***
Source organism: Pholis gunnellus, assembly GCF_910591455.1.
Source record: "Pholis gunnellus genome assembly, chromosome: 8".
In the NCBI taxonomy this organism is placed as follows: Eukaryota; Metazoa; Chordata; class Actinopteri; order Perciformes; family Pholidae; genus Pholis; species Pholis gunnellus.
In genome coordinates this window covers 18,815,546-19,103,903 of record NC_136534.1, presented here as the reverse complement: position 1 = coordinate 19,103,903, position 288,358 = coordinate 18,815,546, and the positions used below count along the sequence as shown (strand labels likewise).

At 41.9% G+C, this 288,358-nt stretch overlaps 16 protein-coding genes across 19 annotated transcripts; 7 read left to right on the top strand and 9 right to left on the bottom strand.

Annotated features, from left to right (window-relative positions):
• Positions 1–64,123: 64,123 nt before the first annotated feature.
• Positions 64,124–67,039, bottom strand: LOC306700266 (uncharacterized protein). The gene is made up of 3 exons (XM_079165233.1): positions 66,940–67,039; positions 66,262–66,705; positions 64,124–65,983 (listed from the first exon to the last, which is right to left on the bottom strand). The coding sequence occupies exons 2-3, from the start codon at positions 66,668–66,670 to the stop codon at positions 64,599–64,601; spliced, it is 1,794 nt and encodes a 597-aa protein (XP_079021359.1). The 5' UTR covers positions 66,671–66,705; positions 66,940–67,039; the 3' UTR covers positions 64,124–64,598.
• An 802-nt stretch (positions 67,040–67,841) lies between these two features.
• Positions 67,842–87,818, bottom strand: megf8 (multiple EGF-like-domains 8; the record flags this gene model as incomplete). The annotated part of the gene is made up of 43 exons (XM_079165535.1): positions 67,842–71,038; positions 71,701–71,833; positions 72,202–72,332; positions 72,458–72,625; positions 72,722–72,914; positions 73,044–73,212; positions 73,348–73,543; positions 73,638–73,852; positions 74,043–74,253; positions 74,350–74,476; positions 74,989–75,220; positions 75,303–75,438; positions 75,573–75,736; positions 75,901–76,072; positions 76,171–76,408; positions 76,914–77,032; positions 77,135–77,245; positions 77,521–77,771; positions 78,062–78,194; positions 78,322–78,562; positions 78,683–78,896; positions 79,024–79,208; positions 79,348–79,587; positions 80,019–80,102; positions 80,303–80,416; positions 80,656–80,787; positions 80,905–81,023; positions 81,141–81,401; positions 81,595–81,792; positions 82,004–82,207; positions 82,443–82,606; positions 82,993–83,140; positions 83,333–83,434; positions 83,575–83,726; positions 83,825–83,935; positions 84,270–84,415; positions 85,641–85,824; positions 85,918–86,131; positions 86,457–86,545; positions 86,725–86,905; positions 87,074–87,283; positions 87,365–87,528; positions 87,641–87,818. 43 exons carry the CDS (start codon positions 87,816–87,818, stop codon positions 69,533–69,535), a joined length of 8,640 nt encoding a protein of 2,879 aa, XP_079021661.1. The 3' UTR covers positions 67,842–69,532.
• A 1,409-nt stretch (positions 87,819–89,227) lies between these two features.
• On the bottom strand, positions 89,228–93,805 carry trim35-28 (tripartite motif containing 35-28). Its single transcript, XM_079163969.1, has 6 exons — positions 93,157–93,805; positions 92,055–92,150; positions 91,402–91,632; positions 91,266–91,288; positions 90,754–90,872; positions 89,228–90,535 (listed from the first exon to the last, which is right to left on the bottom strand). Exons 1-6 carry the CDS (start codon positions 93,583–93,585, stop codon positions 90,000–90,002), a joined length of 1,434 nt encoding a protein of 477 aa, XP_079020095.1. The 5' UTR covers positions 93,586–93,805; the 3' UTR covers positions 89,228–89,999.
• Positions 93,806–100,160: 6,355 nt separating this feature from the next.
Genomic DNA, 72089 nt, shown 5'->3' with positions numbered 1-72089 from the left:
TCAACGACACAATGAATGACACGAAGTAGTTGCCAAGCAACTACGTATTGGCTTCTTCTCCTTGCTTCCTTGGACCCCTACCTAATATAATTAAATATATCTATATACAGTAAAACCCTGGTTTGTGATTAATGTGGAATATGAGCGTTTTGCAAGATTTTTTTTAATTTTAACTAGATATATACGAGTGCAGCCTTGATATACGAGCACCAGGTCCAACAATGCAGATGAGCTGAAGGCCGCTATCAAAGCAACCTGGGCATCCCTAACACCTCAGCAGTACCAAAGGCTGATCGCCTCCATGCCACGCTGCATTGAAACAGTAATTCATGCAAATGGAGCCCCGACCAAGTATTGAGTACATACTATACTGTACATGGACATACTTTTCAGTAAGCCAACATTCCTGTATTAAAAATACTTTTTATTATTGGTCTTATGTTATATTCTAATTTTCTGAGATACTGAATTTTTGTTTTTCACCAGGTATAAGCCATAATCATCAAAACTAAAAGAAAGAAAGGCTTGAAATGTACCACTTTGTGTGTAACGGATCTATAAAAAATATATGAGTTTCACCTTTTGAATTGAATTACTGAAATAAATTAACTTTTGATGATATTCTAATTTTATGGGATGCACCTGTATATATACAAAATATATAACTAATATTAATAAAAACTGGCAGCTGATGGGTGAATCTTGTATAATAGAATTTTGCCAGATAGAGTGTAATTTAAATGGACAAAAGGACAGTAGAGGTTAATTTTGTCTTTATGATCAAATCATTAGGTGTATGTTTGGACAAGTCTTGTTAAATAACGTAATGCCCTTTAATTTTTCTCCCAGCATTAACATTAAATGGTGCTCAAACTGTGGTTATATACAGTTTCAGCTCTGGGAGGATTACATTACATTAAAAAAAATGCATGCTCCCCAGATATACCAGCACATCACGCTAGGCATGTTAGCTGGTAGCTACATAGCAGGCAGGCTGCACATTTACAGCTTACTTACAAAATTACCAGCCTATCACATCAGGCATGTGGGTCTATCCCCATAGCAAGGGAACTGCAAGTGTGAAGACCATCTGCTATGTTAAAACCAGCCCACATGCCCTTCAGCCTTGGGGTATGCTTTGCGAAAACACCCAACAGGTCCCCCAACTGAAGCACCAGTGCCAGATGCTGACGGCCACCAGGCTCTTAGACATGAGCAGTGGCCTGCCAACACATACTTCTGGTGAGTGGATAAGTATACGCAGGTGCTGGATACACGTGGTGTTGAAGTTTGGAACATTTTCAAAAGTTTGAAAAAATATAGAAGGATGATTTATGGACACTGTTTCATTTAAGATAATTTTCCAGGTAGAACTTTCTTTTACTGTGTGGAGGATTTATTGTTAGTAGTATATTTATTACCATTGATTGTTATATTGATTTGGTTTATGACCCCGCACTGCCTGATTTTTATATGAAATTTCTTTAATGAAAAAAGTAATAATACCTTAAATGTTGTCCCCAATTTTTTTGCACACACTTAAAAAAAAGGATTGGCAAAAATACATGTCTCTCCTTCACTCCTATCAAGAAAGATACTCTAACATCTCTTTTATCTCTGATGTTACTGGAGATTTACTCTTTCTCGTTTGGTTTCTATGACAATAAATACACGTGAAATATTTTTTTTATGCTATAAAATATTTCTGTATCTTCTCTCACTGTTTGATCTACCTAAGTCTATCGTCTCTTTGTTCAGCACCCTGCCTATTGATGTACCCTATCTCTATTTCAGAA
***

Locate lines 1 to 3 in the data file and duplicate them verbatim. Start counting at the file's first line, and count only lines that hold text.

Source organism: Pholis gunnellus, assembly GCF_910591455.1.
Source record: "Pholis gunnellus genome assembly, chromosome: 8".
In the NCBI taxonomy this organism is placed as follows: Eukaryota; Metazoa; Chordata; class Actinopteri; order Perciformes; family Pholidae; genus Pholis; species Pholis gunnellus.